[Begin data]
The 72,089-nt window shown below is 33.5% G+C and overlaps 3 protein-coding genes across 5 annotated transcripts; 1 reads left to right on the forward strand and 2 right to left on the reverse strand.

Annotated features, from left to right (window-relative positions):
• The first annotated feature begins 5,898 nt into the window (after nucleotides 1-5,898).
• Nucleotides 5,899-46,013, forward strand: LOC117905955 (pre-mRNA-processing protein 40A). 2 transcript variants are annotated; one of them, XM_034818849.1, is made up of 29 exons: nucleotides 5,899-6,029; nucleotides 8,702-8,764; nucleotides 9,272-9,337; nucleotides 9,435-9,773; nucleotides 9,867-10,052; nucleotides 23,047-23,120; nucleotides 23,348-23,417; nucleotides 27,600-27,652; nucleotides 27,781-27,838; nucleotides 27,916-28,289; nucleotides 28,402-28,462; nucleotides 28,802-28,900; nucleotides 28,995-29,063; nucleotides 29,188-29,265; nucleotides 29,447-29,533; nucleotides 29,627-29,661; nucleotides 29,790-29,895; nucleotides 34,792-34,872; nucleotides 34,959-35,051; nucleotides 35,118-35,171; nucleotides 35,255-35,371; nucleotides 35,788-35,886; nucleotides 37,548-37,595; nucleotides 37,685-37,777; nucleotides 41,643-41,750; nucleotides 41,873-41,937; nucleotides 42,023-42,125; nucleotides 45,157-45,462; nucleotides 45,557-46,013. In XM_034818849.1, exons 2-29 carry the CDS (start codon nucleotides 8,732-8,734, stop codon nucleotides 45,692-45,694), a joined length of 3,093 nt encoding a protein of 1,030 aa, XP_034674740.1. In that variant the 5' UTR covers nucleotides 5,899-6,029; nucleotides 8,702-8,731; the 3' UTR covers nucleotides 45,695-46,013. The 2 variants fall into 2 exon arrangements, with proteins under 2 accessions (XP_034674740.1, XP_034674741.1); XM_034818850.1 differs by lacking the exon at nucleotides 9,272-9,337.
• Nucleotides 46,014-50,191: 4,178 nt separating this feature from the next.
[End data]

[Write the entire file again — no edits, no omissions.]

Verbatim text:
The 72,089-nt window shown below is 33.5% G+C and overlaps 3 protein-coding genes across 5 annotated transcripts; 1 reads left to right on the forward strand and 2 right to left on the reverse strand.

Annotated features, from left to right (window-relative positions):
• The first annotated feature begins 5,898 nt into the window (after nucleotides 1-5,898).
• Nucleotides 5,899-46,013, forward strand: LOC117905955 (pre-mRNA-processing protein 40A). 2 transcript variants are annotated; one of them, XM_034818849.1, is made up of 29 exons: nucleotides 5,899-6,029; nucleotides 8,702-8,764; nucleotides 9,272-9,337; nucleotides 9,435-9,773; nucleotides 9,867-10,052; nucleotides 23,047-23,120; nucleotides 23,348-23,417; nucleotides 27,600-27,652; nucleotides 27,781-27,838; nucleotides 27,916-28,289; nucleotides 28,402-28,462; nucleotides 28,802-28,900; nucleotides 28,995-29,063; nucleotides 29,188-29,265; nucleotides 29,447-29,533; nucleotides 29,627-29,661; nucleotides 29,790-29,895; nucleotides 34,792-34,872; nucleotides 34,959-35,051; nucleotides 35,118-35,171; nucleotides 35,255-35,371; nucleotides 35,788-35,886; nucleotides 37,548-37,595; nucleotides 37,685-37,777; nucleotides 41,643-41,750; nucleotides 41,873-41,937; nucleotides 42,023-42,125; nucleotides 45,157-45,462; nucleotides 45,557-46,013. In XM_034818849.1, exons 2-29 carry the CDS (start codon nucleotides 8,732-8,734, stop codon nucleotides 45,692-45,694), a joined length of 3,093 nt encoding a protein of 1,030 aa, XP_034674740.1. In that variant the 5' UTR covers nucleotides 5,899-6,029; nucleotides 8,702-8,731; the 3' UTR covers nucleotides 45,695-46,013. The 2 variants fall into 2 exon arrangements, with proteins under 2 accessions (XP_034674740.1, XP_034674741.1); XM_034818850.1 differs by lacking the exon at nucleotides 9,272-9,337.
• Nucleotides 46,014-50,191: 4,178 nt separating this feature from the next.